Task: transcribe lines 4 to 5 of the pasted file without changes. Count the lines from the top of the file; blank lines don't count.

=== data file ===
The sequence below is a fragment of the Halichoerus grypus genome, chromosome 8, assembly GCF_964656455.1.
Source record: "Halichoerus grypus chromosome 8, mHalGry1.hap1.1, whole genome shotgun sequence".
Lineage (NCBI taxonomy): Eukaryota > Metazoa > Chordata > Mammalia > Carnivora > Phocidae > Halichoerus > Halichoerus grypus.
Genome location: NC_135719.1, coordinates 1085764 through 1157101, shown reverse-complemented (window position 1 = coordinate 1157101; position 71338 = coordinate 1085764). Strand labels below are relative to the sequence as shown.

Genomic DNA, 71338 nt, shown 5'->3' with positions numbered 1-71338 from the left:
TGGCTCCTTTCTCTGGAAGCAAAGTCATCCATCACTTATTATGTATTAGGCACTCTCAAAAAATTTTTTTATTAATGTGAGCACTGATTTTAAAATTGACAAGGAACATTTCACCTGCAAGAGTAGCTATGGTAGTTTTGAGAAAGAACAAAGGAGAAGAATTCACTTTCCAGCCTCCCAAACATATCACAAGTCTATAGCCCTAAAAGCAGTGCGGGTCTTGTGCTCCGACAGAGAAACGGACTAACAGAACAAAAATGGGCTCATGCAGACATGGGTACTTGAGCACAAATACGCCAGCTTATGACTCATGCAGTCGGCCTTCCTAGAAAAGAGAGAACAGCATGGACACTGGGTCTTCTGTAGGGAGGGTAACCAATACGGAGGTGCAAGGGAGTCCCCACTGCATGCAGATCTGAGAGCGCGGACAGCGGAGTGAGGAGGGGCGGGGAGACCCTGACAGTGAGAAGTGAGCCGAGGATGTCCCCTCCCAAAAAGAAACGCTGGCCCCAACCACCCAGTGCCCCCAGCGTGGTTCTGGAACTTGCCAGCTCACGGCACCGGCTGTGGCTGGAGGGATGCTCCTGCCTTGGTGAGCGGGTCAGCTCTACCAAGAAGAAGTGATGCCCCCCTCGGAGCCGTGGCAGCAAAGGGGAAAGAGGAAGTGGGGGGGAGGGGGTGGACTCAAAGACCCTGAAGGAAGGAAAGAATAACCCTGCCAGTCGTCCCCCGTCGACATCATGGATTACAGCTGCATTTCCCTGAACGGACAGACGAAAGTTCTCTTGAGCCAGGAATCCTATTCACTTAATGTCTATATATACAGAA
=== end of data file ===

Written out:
Genome location: NC_135719.1, coordinates 1085764 through 1157101, shown reverse-complemented (window position 1 = coordinate 1157101; position 71338 = coordinate 1085764). Strand labels below are relative to the sequence as shown.

Genomic DNA, 71338 nt, shown 5'->3' with positions numbered 1-71338 from the left: